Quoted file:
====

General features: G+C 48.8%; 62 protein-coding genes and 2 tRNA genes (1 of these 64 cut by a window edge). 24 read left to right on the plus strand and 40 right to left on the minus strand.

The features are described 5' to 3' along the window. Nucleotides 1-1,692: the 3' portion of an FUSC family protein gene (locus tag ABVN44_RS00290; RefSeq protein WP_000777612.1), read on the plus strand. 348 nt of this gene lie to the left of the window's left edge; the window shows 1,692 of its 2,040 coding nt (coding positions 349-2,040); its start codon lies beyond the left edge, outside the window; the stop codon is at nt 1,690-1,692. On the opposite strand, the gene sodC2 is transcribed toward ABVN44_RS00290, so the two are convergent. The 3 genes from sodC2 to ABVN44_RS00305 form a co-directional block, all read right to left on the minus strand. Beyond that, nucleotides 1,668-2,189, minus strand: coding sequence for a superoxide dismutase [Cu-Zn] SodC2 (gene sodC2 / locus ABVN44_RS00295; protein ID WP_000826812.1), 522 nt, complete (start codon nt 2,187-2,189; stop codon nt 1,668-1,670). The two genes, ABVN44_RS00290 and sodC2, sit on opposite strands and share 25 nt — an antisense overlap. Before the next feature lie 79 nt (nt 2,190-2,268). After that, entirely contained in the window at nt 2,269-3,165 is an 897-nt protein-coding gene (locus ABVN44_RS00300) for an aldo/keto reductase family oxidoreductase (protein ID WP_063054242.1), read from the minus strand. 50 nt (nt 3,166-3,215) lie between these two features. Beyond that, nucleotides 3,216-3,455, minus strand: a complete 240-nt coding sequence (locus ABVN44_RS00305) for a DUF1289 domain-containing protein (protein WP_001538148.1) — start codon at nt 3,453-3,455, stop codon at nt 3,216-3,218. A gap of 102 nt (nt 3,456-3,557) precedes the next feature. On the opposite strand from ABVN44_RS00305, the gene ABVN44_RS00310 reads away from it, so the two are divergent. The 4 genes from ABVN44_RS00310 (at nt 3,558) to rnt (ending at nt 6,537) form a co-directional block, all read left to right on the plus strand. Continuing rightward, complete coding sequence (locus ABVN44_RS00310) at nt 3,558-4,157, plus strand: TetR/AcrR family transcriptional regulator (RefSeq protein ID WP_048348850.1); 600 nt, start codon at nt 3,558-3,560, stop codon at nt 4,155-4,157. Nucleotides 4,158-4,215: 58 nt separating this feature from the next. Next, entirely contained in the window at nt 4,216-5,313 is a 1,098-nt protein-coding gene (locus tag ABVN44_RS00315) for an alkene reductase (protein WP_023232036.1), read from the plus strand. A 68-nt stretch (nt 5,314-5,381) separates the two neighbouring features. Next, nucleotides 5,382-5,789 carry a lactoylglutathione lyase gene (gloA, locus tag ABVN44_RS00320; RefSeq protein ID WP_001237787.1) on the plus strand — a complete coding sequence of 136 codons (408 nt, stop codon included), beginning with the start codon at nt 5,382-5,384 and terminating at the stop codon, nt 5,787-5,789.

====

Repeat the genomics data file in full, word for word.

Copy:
General features: G+C 48.8%; 62 protein-coding genes and 2 tRNA genes (1 of these 64 cut by a window edge). 24 read left to right on the plus strand and 40 right to left on the minus strand.

The features are described 5' to 3' along the window. Nucleotides 1-1,692: the 3' portion of an FUSC family protein gene (locus tag ABVN44_RS00290; RefSeq protein WP_000777612.1), read on the plus strand. 348 nt of this gene lie to the left of the window's left edge; the window shows 1,692 of its 2,040 coding nt (coding positions 349-2,040); its start codon lies beyond the left edge, outside the window; the stop codon is at nt 1,690-1,692. On the opposite strand, the gene sodC2 is transcribed toward ABVN44_RS00290, so the two are convergent. The 3 genes from sodC2 to ABVN44_RS00305 form a co-directional block, all read right to left on the minus strand. Beyond that, nucleotides 1,668-2,189, minus strand: coding sequence for a superoxide dismutase [Cu-Zn] SodC2 (gene sodC2 / locus ABVN44_RS00295; protein ID WP_000826812.1), 522 nt, complete (start codon nt 2,187-2,189; stop codon nt 1,668-1,670). The two genes, ABVN44_RS00290 and sodC2, sit on opposite strands and share 25 nt — an antisense overlap. Before the next feature lie 79 nt (nt 2,190-2,268). After that, entirely contained in the window at nt 2,269-3,165 is an 897-nt protein-coding gene (locus ABVN44_RS00300) for an aldo/keto reductase family oxidoreductase (protein ID WP_063054242.1), read from the minus strand. 50 nt (nt 3,166-3,215) lie between these two features. Beyond that, nucleotides 3,216-3,455, minus strand: a complete 240-nt coding sequence (locus ABVN44_RS00305) for a DUF1289 domain-containing protein (protein WP_001538148.1) — start codon at nt 3,453-3,455, stop codon at nt 3,216-3,218. A gap of 102 nt (nt 3,456-3,557) precedes the next feature. On the opposite strand from ABVN44_RS00305, the gene ABVN44_RS00310 reads away from it, so the two are divergent. The 4 genes from ABVN44_RS00310 (at nt 3,558) to rnt (ending at nt 6,537) form a co-directional block, all read left to right on the plus strand. Continuing rightward, complete coding sequence (locus ABVN44_RS00310) at nt 3,558-4,157, plus strand: TetR/AcrR family transcriptional regulator (RefSeq protein ID WP_048348850.1); 600 nt, start codon at nt 3,558-3,560, stop codon at nt 4,155-4,157. Nucleotides 4,158-4,215: 58 nt separating this feature from the next. Next, entirely contained in the window at nt 4,216-5,313 is a 1,098-nt protein-coding gene (locus tag ABVN44_RS00315) for an alkene reductase (protein WP_023232036.1), read from the plus strand. A 68-nt stretch (nt 5,314-5,381) separates the two neighbouring features. Next, nucleotides 5,382-5,789 carry a lactoylglutathione lyase gene (gloA, locus tag ABVN44_RS00320; RefSeq protein ID WP_001237787.1) on the plus strand — a complete coding sequence of 136 codons (408 nt, stop codon included), beginning with the start codon at nt 5,382-5,384 and terminating at the stop codon, nt 5,787-5,789.